Tuesday, September 7, 2010

Aloo Gobi Masala

Disclaimer: I make no claims to know what I'm talking about when it comes to Indian food. Except it is delicious. No, really - I have no idea what I'm talking about (except for the delicious part).

Today, I craved massive amounts of mushy - yet well-seasoned! - vegetables. (It's one thing I love about southern cuisine - huge plates full of mashed turnips, potatoes, creamed corn, and peas with relish, all running together on the plate!).

See, the thing about well cooked vegetables is you can get tons of that tasty nourishment in your belly for ultimate satisfaction and fullness - the good kind of fullness, that goes right through you (sorry if that caused an unwanted mental picture!) after it's given you all its vitamins and yummy taste, instead of sticking around on your hips!

I know lots of women, including my sister, who craved this sort of hot, savory vegetable smoothie of a meal when they were pregnant.  I myself crave it most often when I'm training for a triathlon.  Which tells me that our bodies are begging for lots of nutrients, as soon as possible.

A big plate of mushy, well-seasoned vegetables ranks above even macaroni and cheese on the comfort food scale.

I also saw a big plate of curry on this fun blog I discovered.  It's called Chocolate-Covered Katie.  I like it because her diet is, indeed, different, but in a good way!  She eats massive amounts of delicious, good-for-you food.  I tried her idea for adding chocolate to my steel cut oatmeal today. Oh my gosh.  Just a few chocolate chips turned my big bowl of oatmeal with blueberries into a dessert for breakfast!  Brilliant!

Anyway, so I saw the curry and it definitely fit the bill.  Here's my recipe.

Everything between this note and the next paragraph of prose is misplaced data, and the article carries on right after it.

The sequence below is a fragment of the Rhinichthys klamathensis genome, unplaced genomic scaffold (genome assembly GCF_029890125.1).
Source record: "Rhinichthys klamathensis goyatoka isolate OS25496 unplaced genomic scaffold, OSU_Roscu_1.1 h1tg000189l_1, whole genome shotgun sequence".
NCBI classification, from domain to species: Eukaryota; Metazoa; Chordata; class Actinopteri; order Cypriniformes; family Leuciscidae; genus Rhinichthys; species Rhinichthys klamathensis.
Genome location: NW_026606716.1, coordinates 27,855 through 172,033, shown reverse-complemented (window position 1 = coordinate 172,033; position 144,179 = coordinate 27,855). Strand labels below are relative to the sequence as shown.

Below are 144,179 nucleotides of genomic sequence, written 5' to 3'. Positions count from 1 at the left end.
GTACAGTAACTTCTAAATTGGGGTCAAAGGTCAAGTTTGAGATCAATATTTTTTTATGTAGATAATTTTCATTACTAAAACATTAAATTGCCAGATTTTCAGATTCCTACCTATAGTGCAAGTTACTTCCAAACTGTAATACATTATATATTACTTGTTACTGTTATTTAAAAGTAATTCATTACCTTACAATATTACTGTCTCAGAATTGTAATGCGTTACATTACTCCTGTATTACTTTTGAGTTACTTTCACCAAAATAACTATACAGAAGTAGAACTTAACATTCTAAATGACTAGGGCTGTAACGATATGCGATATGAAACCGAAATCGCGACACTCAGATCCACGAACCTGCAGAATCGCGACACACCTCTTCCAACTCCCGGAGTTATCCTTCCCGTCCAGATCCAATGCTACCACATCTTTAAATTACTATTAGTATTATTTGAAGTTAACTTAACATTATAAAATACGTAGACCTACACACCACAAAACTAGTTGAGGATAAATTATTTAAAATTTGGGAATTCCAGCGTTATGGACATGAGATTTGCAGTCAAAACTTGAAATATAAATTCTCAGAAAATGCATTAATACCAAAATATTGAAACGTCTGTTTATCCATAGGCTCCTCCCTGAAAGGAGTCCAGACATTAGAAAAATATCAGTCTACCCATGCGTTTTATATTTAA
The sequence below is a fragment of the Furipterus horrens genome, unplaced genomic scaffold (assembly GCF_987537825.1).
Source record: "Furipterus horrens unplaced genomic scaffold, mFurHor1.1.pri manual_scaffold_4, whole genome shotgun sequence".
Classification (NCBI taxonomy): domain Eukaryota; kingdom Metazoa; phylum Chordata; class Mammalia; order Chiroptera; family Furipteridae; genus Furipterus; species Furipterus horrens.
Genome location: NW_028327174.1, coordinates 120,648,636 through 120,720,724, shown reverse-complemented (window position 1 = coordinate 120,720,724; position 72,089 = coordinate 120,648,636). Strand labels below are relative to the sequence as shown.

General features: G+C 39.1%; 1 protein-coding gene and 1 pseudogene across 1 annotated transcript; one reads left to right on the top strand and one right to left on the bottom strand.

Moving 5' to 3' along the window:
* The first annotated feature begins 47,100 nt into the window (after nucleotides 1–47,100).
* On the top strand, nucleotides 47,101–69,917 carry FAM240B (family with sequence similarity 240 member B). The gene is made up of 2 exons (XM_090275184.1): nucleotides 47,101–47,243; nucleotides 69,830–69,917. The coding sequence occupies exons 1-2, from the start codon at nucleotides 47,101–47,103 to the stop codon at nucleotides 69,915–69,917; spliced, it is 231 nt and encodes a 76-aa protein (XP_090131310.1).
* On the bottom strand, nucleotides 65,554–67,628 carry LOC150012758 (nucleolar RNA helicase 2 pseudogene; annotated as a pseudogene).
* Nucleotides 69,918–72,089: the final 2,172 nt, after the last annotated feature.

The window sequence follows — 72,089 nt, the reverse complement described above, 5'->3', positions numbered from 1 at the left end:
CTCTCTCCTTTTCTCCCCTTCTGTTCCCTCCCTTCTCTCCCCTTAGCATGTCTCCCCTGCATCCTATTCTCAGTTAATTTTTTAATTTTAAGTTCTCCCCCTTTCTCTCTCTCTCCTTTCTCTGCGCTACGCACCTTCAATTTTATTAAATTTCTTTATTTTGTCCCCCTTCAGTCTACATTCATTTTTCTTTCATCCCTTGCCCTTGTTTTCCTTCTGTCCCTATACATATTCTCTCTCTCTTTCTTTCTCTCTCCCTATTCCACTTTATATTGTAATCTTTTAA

Aloo Gobi Masala (serves 6):
5 yukon gold potatoes, diced
1 large Vidalia onion, diced
1 container plum tomatoes, finely diced
1 head cauliflower, chopped into small pieces
2 bunches chard, kale, or other leafy green, chopped
1/2 cup coconut milk, sour cream, or yogurt
1 tbsp nut butter
Salt to taste

Spice Blend:
4 tsp chili powder
4 tsp tumeric
2 tsp cumin
2 tsp fresh-ground coriander seed

Paste:
10 cloves garlic
4 green chilis (I de-seed 3, to cut down on the heat!)
a few chunks of fresh ginger
big handful of fresh cilantro
a little oil (optional, but helps to blend into a paste in the food processor; otherwise the ingredients stick to the side)

First, toss your potatoes and onions in a generous amount of olive oil, chili powder, sea salt, and pepper (this is seperate from the spice blend; I'm assuming these ingredients are a given in your pantry).  Place them in a foil-lined pan, put them in a 400-degree oven, and forget about them, except to stir them occasionally, while you tend to chopping the other vegetables.  They'll need about an hour or so, after which you can turn off them oven and leave them in there to stay warm and toasty until you require their delicious services.

As soon as your potatoes and onions are in the oven, chop all your vegetables and place them in bowls to wait.  Grind and blend your spices, and set aside in a bowl.  Grind your paste in the food processor, and set aside in a small bowl.  Clean up your kitchen (it's much more fun to cook in a clean kitchen).  By now, your potatoes are probably ready and it's time to cook! Dinner will be ready in a matter of minutes!

Begin by heating a little sesame, peanut, or olive oil on the stove on medium.  Add the paste, and cook for a couple minutes, stirring occasionally.  Add the spice blend, and stir to combine.  Allow this mixture to heat and smell delicious, but don't let it burn.  Add the tomatoes, and stir to combine.  Add the nut butter and milk, and stir to combine.  Add the cauliflower, and stir until well coated.  Add the chard, about 1 cup of water, a generous amount of salt, and stir. Cover, bring to a boil, and simmer until the vegetables are cooked, adding more water if needed, and removing the lid if you need the sauce to reduce a little more.

When the cauliflower is cooked, stir in the roasted potatoes and onions, remove from heat, and let sit covered for about 15 minutes.  Season to taste with additional chili powder and garlic salt.

Garnish - and this is important - with fresh lime slices.  The fresh lime at the end really makes the dish!

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